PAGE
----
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#IRS warns of new phone #scam using Taxpayer Advocate Service numbers


IRS YouTube Videos: 
Tax Scams – English | Spanish | ASL
Dirty Dozen – English | Spanish | ASL

WASHINGTON — The Internal Revenue Service today warned the public about a new twist on the IRS impersonation phone scam whereby criminals fake calls from the Taxpayer Advocate Service (TAS), an independent organization within the IRS.

Similar to other IRS impersonation scams, thieves make unsolicited phone calls to their intended victims fraudulently claiming to be from the IRS. In this most recent scam variation, callers “spoof” the telephone number of the IRS Taxpayer Advocate Service office in Houston or Brooklyn. Calls may be ‘robo-calls’ that request a call back. Once the taxpayer returns the call, the con artist requests personal information, including Social Security number or individual taxpayer identification number (ITIN).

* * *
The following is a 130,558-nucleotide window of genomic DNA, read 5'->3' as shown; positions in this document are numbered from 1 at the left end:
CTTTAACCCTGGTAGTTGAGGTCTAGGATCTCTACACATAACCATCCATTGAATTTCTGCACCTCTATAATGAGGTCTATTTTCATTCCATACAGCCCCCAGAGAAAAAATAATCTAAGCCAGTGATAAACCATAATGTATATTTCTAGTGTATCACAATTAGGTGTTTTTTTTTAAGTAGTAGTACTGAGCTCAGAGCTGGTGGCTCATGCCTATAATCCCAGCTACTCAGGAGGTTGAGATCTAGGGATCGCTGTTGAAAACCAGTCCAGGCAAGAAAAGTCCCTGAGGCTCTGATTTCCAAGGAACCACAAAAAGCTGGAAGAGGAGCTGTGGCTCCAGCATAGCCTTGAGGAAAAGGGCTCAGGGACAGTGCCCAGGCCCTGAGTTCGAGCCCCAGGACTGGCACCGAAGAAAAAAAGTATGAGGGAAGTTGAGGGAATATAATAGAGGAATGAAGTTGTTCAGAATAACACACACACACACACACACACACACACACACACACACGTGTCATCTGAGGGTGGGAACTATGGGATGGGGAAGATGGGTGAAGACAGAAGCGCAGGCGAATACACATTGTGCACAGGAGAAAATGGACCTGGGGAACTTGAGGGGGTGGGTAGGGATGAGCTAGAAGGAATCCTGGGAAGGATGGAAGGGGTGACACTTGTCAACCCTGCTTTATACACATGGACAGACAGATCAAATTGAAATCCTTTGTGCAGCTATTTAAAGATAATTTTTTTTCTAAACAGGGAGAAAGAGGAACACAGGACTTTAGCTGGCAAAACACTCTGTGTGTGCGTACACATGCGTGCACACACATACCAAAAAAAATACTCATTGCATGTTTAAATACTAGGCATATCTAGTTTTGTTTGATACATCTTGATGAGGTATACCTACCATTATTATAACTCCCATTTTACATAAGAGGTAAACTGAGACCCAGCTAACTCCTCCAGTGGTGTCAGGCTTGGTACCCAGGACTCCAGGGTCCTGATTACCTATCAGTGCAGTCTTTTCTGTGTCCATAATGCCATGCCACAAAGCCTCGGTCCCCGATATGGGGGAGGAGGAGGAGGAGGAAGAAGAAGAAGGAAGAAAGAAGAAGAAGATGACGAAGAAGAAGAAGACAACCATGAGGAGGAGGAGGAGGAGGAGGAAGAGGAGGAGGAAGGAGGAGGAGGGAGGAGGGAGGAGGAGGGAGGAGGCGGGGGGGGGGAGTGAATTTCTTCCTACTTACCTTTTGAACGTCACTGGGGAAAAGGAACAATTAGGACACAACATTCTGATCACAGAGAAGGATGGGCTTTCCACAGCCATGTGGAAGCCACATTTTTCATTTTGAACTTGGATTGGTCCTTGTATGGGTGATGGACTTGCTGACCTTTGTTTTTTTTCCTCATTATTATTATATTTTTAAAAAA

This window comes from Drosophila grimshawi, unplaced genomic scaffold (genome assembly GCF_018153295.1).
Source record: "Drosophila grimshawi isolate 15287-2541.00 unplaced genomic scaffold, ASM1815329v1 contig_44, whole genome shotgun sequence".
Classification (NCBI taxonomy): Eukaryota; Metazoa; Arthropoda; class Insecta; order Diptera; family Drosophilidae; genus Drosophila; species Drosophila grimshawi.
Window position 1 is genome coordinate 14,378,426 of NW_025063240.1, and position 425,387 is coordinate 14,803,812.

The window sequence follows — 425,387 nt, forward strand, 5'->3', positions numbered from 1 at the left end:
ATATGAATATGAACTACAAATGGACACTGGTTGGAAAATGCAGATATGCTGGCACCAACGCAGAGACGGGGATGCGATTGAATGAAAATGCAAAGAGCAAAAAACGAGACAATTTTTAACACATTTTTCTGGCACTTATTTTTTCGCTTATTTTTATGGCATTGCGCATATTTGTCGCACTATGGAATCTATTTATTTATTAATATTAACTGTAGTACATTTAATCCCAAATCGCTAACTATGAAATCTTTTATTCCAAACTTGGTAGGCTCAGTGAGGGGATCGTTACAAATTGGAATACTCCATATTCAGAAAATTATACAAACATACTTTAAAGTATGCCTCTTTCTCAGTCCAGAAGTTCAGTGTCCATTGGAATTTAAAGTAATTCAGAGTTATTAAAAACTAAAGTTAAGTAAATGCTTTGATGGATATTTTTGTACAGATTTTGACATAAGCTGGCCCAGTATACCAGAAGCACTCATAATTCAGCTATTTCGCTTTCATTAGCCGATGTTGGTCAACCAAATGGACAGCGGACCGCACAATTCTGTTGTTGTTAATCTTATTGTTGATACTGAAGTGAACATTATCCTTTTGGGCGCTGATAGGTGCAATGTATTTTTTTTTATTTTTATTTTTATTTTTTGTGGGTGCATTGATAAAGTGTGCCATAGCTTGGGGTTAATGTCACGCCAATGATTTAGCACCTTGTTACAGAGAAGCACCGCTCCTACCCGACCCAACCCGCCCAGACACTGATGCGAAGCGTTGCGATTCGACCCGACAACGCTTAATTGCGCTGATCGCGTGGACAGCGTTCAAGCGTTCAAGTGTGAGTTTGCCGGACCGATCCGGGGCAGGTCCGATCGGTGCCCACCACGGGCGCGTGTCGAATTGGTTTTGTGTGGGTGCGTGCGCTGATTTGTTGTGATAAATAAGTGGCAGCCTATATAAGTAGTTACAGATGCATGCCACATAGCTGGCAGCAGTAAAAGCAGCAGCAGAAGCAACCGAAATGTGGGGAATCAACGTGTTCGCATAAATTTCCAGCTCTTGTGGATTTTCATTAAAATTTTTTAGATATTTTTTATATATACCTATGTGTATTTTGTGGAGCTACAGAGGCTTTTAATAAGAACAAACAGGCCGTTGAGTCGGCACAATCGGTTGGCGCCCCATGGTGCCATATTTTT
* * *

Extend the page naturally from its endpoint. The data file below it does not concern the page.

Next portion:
TAS can help protect your taxpayer rights. TAS can help if you need assistance resolving an IRS problem, if your problem is causing financial difficulty, or if you believe an IRS system or procedure isn’t working as it should. TAS does not initiate calls to taxpayers “out of the blue.” Typically, a taxpayer would contact TAS for help first, and only then would TAS reach out to the taxpayer.

In other variations of the IRS impersonation phone scam, fraudsters demand immediate payment of taxes by a prepaid debit card or wire transfer. The callers are often hostile and abusive.

Alternately, scammers may tell would-be victims that they are entitled to a large refund but must first provide personal information. Other characteristics of these scams include:

  • Scammers use fake names and IRS badge numbers to identify themselves.
  • Scammers may know the last four digits of the taxpayer’s Social Security number.
  • Scammers spoof caller ID to make the phone number appear as if the IRS or another local law enforcement agency is calling.
  • Scammers may send bogus IRS emails to victims to support their bogus calls.
  • Victims hear background noise of other calls to mimic a call site.